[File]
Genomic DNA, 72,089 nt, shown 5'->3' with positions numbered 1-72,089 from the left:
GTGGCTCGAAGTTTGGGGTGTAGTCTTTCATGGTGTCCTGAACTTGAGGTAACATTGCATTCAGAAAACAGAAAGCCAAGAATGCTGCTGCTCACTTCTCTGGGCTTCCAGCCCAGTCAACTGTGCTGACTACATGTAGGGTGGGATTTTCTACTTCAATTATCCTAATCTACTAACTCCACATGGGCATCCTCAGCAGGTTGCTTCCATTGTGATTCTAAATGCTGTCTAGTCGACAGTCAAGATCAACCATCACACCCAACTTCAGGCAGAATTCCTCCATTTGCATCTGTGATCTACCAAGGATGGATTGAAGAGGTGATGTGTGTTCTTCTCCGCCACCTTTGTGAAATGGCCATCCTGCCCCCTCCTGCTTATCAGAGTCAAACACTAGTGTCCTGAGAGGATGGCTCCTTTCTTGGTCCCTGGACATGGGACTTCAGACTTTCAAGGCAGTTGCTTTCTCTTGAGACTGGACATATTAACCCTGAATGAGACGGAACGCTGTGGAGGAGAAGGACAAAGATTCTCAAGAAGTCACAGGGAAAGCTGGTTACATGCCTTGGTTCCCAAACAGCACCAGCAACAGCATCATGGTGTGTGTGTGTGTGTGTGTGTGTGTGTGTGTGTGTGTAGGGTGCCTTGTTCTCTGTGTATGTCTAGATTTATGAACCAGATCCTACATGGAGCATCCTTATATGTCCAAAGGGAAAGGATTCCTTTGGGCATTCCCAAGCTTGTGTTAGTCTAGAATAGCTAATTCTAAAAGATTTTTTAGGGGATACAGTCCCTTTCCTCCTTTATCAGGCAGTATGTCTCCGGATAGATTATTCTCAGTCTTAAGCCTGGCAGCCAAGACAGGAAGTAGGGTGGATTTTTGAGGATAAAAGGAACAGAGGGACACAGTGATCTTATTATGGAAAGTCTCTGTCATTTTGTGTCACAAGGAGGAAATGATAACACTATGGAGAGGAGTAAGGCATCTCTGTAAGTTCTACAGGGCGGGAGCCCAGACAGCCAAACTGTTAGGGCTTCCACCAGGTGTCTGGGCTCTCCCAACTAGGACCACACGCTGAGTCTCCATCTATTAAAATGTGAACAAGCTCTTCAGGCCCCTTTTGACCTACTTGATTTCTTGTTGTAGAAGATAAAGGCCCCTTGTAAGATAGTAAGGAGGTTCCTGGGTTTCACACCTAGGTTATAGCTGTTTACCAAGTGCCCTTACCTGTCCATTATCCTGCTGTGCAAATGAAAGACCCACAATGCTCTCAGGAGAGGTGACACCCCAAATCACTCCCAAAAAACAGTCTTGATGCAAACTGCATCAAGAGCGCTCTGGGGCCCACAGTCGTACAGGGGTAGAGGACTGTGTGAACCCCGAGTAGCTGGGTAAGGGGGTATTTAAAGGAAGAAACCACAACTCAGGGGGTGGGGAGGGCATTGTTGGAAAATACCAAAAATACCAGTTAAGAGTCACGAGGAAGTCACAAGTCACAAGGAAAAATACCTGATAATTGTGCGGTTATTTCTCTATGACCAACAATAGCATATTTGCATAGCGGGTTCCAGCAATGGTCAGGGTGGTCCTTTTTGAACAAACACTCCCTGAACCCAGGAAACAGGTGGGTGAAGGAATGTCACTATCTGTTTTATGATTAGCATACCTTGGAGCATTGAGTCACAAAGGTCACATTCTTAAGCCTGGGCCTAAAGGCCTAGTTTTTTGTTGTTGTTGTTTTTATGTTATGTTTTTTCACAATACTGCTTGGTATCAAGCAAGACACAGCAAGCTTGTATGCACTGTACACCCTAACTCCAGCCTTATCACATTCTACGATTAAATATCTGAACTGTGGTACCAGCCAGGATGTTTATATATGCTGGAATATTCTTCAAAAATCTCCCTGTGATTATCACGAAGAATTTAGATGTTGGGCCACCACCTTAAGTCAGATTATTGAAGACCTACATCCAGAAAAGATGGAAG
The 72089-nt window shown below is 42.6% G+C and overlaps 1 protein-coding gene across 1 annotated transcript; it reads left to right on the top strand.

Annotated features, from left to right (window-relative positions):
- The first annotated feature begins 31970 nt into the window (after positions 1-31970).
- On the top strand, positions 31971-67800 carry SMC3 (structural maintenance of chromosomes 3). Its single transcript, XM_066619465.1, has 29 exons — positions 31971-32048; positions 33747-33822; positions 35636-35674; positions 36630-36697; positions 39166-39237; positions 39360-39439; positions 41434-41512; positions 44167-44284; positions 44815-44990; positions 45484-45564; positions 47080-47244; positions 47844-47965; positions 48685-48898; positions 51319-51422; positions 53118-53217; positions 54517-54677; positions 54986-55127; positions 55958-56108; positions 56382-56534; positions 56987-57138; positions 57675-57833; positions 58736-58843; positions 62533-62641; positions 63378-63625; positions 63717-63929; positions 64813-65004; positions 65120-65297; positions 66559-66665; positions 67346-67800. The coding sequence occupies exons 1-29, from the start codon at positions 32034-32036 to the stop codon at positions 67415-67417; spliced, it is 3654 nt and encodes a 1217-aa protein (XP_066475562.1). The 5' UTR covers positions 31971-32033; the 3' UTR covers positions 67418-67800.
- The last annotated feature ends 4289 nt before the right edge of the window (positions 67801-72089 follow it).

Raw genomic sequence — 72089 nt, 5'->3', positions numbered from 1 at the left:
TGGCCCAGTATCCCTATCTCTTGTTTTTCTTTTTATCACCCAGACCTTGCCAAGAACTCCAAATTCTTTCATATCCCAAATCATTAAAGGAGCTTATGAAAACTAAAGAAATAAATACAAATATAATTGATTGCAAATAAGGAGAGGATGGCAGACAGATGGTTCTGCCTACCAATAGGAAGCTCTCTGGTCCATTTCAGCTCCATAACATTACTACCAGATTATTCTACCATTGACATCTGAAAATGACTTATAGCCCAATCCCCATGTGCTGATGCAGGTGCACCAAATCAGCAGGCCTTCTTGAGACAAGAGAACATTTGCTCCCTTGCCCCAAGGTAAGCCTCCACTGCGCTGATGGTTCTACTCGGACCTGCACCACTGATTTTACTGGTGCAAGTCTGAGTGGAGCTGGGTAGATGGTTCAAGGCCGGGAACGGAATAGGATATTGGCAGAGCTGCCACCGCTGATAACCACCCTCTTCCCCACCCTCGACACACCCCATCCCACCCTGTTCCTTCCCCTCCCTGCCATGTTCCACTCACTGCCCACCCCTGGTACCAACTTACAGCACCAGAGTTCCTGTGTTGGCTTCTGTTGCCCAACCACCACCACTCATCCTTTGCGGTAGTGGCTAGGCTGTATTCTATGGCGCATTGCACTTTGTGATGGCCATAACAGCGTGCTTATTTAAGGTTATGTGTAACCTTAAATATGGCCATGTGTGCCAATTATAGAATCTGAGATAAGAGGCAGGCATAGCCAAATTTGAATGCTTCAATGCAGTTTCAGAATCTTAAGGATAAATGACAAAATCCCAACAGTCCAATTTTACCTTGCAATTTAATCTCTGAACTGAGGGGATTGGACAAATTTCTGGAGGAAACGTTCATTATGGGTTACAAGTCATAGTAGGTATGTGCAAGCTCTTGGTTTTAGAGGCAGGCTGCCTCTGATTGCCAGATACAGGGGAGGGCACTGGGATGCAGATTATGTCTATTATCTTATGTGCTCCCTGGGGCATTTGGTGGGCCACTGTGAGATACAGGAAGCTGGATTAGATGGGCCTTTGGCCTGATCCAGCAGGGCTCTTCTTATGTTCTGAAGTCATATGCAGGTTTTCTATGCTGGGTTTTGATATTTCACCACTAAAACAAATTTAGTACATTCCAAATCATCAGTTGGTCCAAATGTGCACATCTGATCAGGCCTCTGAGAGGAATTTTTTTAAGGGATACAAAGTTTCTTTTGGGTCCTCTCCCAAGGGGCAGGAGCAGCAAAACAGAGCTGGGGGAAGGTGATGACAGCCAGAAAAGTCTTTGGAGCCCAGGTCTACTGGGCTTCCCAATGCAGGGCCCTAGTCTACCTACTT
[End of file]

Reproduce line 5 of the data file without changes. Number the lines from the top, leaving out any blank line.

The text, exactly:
- The first annotated feature begins 31970 nt into the window (after positions 1-31970).